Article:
Stablecoins, Their Purpose and Application in the World of Cryptocurrencies
The invention of the alternative decentralised monetary system called Bitcoin has caused a massive revolution in money perception and available money systems. Over the years, bitcoin and other cryptocurrencies have proven the perfect tool for preserving value when inflation in countries around the world has hit its all-time highs in the past few decades.
Besides protection against inflation, cryptocurrencies have introduced many innovations to the financial sector. For example, fast and cheap international transactions and the ability to interact with a world of decentralised finance in which funds are entirely under your control, and there is no need to share sensitive information with third parties.
Cryptocurrencies have proven to be a revolutionary invention that is gradually gaining more and more attention from investors. However, due to significantly higher volatility than traditional fiat currencies, prevails an opinion that keeping your wealth in cryptocurrencies is high risk and inefficient short term. Intraday price movements in the tens of percent up or down have caused volatility to become one of the biggest enemies of cryptocurrencies, indirectly preventing new investors from entering the market.
Stablecoins are the answer to addressing high volatility in the cryptocurrency ecosystem. It is an innovative asset class that has brought an essential combination of traditional and modern financial systems to the growing environment of cryptocurrencies. Stablecoins strive to offer the best of both worlds – fast, secure and cheap transactions and the price stability of conventional currencies.
What Are Stablecoins?
Stablecoins, like other cryptocurrencies, are based on blockchain technology, which uses cryptography and encryption to enable secure and decentralised ownership of digital assets. However, this specific type of asset differs from other cryptocurrencies. Their prices are tied to the values of traditional money and commodities, such as the US dollar, euro or gold. This makes it possible to use stablecoins for everyday transactions without having to worry about high volatility, which makes it difficult to use cryptocurrencies for everyday purposes.
Prior to the existence of stablecoins, there were no ways for investors to avoid high volatility in the cryptocurrency market. The creation of stablecoins pegged to traditional money has thus brought about a solution that, among other things, allows investors to preserve their wealth if they expect a decline in the value of assets.
The five largest stablecoins today include Tether (USDT), USD Coin (USDC), TerraUSD (UST), Binance USD (BUSD) and DAI. The cumulative market capitalisation of these stablecoins is more than $176.8 billion.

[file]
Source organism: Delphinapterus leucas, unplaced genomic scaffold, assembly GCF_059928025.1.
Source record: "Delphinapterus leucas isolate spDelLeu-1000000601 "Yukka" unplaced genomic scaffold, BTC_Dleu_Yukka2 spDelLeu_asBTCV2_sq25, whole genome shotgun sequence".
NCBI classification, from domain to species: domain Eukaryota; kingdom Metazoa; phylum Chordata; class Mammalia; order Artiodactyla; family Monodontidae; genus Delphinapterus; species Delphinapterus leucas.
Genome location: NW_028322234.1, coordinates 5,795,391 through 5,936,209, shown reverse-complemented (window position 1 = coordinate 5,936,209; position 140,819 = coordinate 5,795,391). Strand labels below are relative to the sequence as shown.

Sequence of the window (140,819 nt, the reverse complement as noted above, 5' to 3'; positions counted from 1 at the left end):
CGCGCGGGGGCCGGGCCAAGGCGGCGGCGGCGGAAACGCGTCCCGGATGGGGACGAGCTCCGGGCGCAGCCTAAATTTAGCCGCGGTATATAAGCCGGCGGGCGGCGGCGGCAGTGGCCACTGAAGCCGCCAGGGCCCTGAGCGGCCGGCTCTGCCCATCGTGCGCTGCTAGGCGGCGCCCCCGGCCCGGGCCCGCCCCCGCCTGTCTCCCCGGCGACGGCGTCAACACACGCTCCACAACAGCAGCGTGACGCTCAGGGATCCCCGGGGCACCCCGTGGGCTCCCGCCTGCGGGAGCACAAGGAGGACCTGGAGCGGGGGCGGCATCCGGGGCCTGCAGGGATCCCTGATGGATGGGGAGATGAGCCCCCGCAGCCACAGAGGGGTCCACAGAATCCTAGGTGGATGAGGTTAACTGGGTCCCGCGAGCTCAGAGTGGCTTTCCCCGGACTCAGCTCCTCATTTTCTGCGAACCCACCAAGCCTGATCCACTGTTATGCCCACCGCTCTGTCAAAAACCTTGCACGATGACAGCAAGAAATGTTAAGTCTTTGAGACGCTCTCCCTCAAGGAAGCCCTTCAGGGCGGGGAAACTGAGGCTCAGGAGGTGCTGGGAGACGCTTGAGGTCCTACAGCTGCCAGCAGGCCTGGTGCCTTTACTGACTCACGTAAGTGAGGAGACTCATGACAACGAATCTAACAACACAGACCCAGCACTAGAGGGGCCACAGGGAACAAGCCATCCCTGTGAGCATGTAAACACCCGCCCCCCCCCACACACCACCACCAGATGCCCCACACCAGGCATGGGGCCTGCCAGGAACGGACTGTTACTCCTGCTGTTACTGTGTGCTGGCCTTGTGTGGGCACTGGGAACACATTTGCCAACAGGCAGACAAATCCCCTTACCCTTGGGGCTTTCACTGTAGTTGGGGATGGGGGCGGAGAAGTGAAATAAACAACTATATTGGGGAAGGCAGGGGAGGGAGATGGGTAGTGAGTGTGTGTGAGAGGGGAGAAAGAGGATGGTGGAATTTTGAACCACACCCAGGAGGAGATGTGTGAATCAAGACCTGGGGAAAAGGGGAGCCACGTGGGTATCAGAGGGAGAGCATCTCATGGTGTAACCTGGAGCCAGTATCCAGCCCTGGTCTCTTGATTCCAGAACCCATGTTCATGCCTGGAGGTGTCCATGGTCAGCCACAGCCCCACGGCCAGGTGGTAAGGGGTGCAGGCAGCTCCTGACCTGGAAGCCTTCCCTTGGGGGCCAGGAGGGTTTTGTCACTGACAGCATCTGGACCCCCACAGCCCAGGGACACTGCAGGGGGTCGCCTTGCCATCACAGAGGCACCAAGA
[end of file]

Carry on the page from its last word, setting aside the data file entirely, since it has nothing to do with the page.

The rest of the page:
The basic functions of stablecoins in practice include:
- Fast and secure payments – Stablecoins allow you to send money quickly and cheaply without worrying about losses due to price changes.
- Volatility Elimination – Cryptocurrencies such as Bitcoin or Ethereum are prone to fundamental factors and innovations that can quickly drive the price of these assets up or down. In contrast, stablecoins provide investors with the certainty that the price of their assets will not significantly fluctuate under the influence of various factors.
- Interest collection – Through decentralised finance, there are many ways to collect interest for holding stablecoins. This interest rate is usually several times higher than interest rates in banks or other centralised institutions.
- International transactions – Through stablecoins, it is possible to make international payments in a few seconds without the need to interact with banks.
- Hedging – Stablecoins allow investors to avoid investment losses if they expect a significant decline in the cryptocurrency market.
Types of Stablecoins
The creation of a class of assets similar to traditional fiat currencies required introducing a certain tying mechanism, which ensures that the asset’s price will be as close as possible to the value of the underlying asset in the long run. Although there are several ways to achieve this goal, in practice, we usually encounter stablecoins pegged to other assets serving as collateral – tools to back the asset. Recently, algorithmic stablecoins have come to the fore, and their operation does not rely on coverage by other assets but a computer code. However, let’s step back and gradually introduce all types of stablecoins.
Stablecoins Backed by Fiat Currencies
Backing stablecoins with fiat money is based on maintaining coverage reserves depending on the nature of the stablecoin. If stablecoin is pegged to the US dollar, it is usually backed by US dollar reserves. For these stablecoins, each one-dollar token in circulation is backed by the dollar equivalent in reserves – either in cash or in money equivalents. The best-known assets in this category include the two largest stablecoins: Tether (USDT) and USD Coin (USDC).
Stablecoin reserves are maintained by central entities that regularly review their funds and work with regulators to ensure that stablecoin issuers continue to maintain and back them.
Anyone can send and receive stablecoins already in circulation, although the central entity that issues them may have the power to freeze stablecoins at suspicious addresses under specific conditions. Such a case occurred when Tether and Circle froze millions of dollars at addresses connected to illegal activities.
Stablecoins Backed by Crypto
This type of stablecoin uses other cryptocurrencies as collateral for its coverage. However, due to the volatile nature of cryptocurrencies, these stablecoins tend to be excessively collateralised to ensure that stablecoin retains a fixed value even at times of high volatility in the cryptocurrency market. Cryptocurrency-backed stablecoins are usually managed through a set of smart contracts that dynamically ensure the issuance and burning of new coins while providing a higher level of transparency.